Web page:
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Polyvagal Theory - The importance of our nervous system to our well-being.

Updated: Sep 12, 2023

There are aspects of our mental and physical health that are beyond our conscious control. Our nervous system plays a major role in this.

Polyvagal theory was developed by Dr. Stephen W. Porges, a U.S. neuroscientist and psychiatrist, and describes the interrelationships of our Autonomic Nervous System (ANS) in a new way in that it constantly picks up environmental and organ signals, as well as examines and evaluates them for risk, to help us distinguish between safe and dangerous situations. This is called neuroception.

Depending on the evaluation of our ANS, we sense danger and react with fight, flight or freeze behavior (as we did millions of years ago). This danger does not have to be real, e.g. in the form of a saber-toothed tiger 😉, the danger can also simply be felt.


Neuroception: our nervous system decides whether we are safe or dangerous.

Three variations on how we respond to perceived danger.


The results of Dr. Porges' research provide important insights for psychotherapy because they describe the connection between the psyche and the body in a new way and make us look at many of our behaviors in a new light.


We all process experiences, sensory stimuli from the environment and our bodies differently. Accordingly, we also react differently. Depending on the outcome of the perception, different adaptive neural circuits are triggered.


In the context of neuroception, our "three brains" play a major role, which have developed in the course of evolution.


Our "Three Brains": Rational brain, mammalian brain, reptilian brain.

We react to "felt" dangers according to our human evolution if necessary with our reptile brain or "immobilization system". That is to say, to play dead, to save energy, to paralyze, to freeze.


In the course of evolution we have developed an "activation system" to react to dangers. That is, we release energy in the form of fight or flight responses.


The last relevant system we developed about 200 million years ago when we evolved into mammals is called the "socialization system". We seek a solution to danger through communication and social interaction. The neocortex or our rational brain plays the main role here. Community and connectedness are paramount.


Depending on which system reacts, our parasympathetic nervous system (in freezing: dorsal vagus, in the socialization system: ventral vagus) or the sympathetic nervous system is activated.


So in our body, unconsciously, a lot is happening at once and we don't even notice it.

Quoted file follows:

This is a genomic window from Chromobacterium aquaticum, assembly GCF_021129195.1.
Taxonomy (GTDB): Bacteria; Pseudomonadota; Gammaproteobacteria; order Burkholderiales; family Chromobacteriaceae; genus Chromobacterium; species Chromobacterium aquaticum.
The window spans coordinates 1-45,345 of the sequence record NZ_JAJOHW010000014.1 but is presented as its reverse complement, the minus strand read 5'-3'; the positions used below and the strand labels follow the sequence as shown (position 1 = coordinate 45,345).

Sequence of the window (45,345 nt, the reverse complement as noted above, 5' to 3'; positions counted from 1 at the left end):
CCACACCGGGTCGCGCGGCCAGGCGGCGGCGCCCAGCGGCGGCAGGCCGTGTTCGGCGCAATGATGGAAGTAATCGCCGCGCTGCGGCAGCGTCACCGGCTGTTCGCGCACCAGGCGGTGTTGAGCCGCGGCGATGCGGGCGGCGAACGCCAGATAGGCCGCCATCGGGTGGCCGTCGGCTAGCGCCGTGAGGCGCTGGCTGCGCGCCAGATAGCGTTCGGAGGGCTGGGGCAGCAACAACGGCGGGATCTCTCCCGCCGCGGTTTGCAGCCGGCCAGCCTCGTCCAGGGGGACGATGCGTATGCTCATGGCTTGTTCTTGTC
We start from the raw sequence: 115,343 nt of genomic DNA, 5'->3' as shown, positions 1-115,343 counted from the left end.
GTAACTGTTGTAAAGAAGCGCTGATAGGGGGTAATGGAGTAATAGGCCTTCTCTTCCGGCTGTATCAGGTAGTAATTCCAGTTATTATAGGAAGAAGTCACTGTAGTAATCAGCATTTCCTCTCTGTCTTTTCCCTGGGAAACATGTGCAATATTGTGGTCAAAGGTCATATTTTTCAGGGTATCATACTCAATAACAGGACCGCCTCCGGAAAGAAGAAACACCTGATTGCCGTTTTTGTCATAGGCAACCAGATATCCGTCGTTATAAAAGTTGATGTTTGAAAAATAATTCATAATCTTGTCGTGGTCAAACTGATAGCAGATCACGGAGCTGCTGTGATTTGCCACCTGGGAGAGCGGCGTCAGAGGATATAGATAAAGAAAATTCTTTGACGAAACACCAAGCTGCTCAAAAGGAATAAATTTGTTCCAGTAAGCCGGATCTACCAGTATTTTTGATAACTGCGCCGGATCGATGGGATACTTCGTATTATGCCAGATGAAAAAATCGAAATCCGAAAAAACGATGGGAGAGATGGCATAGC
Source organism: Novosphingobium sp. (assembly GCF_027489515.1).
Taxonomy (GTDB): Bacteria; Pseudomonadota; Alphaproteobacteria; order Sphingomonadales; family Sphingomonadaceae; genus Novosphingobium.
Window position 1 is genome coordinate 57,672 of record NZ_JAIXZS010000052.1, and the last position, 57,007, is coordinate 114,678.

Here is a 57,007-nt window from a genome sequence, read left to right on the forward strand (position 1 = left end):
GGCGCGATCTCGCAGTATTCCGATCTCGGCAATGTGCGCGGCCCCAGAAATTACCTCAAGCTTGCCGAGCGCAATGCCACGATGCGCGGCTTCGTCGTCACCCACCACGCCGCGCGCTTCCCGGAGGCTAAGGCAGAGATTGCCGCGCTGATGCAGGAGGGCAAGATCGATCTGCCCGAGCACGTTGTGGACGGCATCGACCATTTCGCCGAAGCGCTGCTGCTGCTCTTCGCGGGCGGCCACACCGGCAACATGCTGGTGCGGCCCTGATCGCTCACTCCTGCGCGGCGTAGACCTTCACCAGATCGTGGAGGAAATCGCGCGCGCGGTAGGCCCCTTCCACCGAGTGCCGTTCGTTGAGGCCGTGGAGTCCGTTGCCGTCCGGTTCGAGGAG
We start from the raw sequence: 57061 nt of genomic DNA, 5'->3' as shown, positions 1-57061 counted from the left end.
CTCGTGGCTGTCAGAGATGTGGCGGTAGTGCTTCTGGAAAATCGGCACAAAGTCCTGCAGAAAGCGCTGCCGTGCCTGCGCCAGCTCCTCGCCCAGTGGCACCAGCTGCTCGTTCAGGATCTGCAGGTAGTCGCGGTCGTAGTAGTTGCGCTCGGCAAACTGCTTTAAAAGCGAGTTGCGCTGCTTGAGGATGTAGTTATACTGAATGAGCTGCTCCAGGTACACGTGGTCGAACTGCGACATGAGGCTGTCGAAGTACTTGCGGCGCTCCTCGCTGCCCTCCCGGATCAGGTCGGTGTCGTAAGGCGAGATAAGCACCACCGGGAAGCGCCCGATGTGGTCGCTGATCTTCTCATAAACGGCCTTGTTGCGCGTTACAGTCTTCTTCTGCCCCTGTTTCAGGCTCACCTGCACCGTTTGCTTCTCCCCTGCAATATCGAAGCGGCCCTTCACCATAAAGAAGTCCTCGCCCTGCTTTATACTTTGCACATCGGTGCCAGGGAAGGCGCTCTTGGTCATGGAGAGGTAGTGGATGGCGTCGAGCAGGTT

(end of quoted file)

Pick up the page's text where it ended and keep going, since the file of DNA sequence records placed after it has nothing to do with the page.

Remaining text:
Evolution of the three brains: immobilization, mobilization, socialization


The Autonomous Nervous System and the Vagus Nerve


Our Autonomous Nervous System is not controllable by will and regulates our important bodily functions, such as heartbeat, blood pressure, digestion, breathing, etc. It is divided into the sympathetic and parasympathetic nervous systems, which act differently on our nervous system. The sympathetic nervous system is responsible in active or stressful phases for increasing our heart rate and speeding up our breathing, etc., whereas the parasympathetic nervous system is responsible in resting phases for building up energy, slowing down the heart rate and initiating digestion, for example.


If we are exposed to a real or even unreal danger, our body reacts, e.g. with rapid breathing, heart palpitations, etc. These reactions are the result of our autonomic nervous system's constant evaluation of environmental signals.


The vagus nerve, our relaxation nerve.

The vagus nerve is of particular importance in the polyvagal theory. This so-called 10th cranial nerve is the main nerve of our parasympathetic nervous system and is widely branched in the body. It runs behind the ear starting down into the chest and abdomen and has an influence on many organs and even our mood. It can even help reduce inflammation and improve immune response. It also regulates and reduces the amygdala's fear response.



Through targeted stimulation of the vagus nerve, it is possible to achieve more relaxation and thus, for example, also improve our sleep quality, remain more relaxed in stressful situations and increase concentration. Our body and thus also our psyche thus strengthen our sense of security.



Train the nervous system - increase well-being - reduce anxiety


We can stimulate the ventral vagus in many ways, for example through chanting, yoga, meditation, massage and music and movement programs such as the Safe and Sound Protocol or Focus System. The latter two were co-developed by Dr. Stephen Porges.


To calm your nervous system you can try the following exercise:

While doing this, consciously breathe into your belly and keep your mouth slightly open so that your jawbones are loose. Breathe in normally through your nose and out of your nose. Breathe out for 5- 10 breaths twice as long as you breathe in. After 5-10 breaths, lengthen the exhalation to three times the inhalation. Repeat this breathing exercise for another 10 breaths. You will feel your whole system calm down.

But physical actions can also relax your nervous system, such as hugs, cuddles, petting pets.


In my coaching sessions, I work with Core Energetics exercises as well as the SSP and Focus System training programs to specifically relax the vagus nerve. If you would like to know more or have any questions, please feel free to browse my website or arrange a free initial consultation directly.

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